Those programs make a difference. They work. And they’re particularly important in our community, where housing costs are failing to keep up with incomes. But we’ve been watching federal officials do less and less for years, even as our local leaders have scraped to find ways to do more and more.

Since last year, voters in Portland passed a historic bond measure to pay for affordable housing. Portland and Multnomah County leaders have spent record amounts on homelessness services and seen record amounts of housing placements and shelter use in return.

Our community was the first on the West Coast to win federal honors for addressing homelessness among Veterans. And state leaders, while facing a difficult budget this year, have nonetheless invested millions of dollars more in rent assistance, shelter beds and housing.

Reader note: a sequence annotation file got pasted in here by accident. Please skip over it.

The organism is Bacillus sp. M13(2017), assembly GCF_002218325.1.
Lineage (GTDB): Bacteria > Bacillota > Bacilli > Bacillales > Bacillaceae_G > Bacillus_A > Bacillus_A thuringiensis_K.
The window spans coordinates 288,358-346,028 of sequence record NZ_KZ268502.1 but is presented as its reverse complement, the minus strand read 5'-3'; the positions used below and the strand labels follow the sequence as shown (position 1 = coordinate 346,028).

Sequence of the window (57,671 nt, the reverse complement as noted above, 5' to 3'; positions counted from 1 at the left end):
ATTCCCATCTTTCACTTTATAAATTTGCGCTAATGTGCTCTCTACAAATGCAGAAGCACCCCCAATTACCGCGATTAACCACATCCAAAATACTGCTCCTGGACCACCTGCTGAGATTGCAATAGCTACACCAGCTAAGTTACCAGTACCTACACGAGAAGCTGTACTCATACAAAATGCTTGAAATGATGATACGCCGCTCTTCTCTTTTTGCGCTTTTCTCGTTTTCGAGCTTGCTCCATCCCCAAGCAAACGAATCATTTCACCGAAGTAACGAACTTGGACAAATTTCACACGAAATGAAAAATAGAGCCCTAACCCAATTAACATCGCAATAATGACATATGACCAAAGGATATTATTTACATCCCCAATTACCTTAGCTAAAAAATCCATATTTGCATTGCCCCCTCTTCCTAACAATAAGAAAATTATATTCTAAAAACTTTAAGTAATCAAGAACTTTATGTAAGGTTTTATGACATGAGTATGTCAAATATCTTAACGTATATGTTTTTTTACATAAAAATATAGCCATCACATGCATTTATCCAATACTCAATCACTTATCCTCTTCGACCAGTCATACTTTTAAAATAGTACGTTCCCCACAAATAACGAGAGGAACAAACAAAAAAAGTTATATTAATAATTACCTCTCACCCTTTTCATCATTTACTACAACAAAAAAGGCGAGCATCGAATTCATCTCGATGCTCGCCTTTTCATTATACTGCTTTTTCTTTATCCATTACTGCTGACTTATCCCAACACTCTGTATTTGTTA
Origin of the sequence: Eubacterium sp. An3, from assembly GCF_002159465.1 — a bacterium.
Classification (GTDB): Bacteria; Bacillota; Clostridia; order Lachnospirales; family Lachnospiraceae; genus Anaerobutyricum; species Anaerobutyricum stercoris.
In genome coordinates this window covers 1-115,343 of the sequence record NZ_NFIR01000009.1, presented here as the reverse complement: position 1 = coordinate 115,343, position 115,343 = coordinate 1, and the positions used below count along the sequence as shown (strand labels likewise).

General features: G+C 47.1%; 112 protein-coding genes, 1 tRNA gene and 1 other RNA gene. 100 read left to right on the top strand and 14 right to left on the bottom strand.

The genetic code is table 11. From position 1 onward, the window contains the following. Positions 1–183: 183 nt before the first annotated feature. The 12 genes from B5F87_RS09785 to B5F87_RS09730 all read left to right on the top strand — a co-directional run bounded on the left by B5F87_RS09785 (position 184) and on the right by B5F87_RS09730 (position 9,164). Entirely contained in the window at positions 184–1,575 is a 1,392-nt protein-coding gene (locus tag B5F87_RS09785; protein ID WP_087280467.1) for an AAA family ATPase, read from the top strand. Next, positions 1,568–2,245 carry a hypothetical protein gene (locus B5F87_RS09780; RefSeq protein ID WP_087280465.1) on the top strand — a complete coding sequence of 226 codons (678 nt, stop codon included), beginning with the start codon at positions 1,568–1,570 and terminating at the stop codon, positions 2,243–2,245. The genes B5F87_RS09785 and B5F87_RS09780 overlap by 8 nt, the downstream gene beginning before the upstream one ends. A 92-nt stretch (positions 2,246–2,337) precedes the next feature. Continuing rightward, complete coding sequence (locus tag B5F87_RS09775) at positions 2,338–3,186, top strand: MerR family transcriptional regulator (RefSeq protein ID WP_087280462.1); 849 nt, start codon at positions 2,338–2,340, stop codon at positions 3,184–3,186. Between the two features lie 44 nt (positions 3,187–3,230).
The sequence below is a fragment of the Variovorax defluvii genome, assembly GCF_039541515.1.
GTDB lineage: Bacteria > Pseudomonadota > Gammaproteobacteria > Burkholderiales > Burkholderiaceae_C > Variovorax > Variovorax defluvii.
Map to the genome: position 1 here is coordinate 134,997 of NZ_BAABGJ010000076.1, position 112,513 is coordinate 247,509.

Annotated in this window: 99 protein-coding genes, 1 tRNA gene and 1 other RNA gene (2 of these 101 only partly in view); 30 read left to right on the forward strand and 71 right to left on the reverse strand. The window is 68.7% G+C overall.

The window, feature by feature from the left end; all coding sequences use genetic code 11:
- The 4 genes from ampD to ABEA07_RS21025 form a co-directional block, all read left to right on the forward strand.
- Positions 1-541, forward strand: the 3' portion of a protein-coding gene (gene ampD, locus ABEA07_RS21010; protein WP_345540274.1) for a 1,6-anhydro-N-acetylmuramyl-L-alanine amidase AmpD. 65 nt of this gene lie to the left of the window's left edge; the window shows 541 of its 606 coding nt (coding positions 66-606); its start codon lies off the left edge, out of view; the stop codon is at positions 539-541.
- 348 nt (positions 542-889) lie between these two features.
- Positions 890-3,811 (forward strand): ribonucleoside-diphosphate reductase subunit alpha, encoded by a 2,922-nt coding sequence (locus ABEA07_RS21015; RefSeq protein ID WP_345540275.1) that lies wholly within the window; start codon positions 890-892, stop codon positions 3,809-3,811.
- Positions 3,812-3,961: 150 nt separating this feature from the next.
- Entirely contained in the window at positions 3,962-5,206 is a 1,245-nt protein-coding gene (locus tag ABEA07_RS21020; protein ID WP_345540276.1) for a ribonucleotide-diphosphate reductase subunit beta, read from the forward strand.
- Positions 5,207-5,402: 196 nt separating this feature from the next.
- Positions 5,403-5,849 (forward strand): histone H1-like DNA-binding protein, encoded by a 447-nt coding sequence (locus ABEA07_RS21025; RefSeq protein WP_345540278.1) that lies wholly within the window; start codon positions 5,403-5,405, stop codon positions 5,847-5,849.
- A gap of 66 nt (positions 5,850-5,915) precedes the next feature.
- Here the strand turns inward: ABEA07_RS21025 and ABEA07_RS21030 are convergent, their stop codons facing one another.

But without real federal partnership, without meaningful federal investments, none of that will be enough to support all of our neighbors in need. It won’t be enough to end homelessness. And it won’t be enough to ensure everyone in our community has a home they can afford.


A message from the Mulnomah County Health Department: Heroin overdose spike reported in downtown Portland

Multnomah County Health Department is aware of a recent spike in heroin overdoses concentrated in downtown in Portland. 
Key messages for anyone who uses heroin or may be at risk of returning to using heroin:

  • Don’t use alone.
  • Don’t mix heroin with alcohol or pills.
  • Carry naloxone and have an overdose plan
  • Know that it may take more than two doses of naloxone to reverse an overdose.
  • Be extra careful if you have been clean for awhile (like jail, detox, hospital, or you just cut back yourself) because your tolerance level may have changed and you may want to use a smaller amount.
  • Consider getting some help. Call 1-800-923-HELP for free, confidential, alcohol/drug counseling and treatment referral.

If you think someone is experiencing an overdose, call 911 and give naloxone if you can.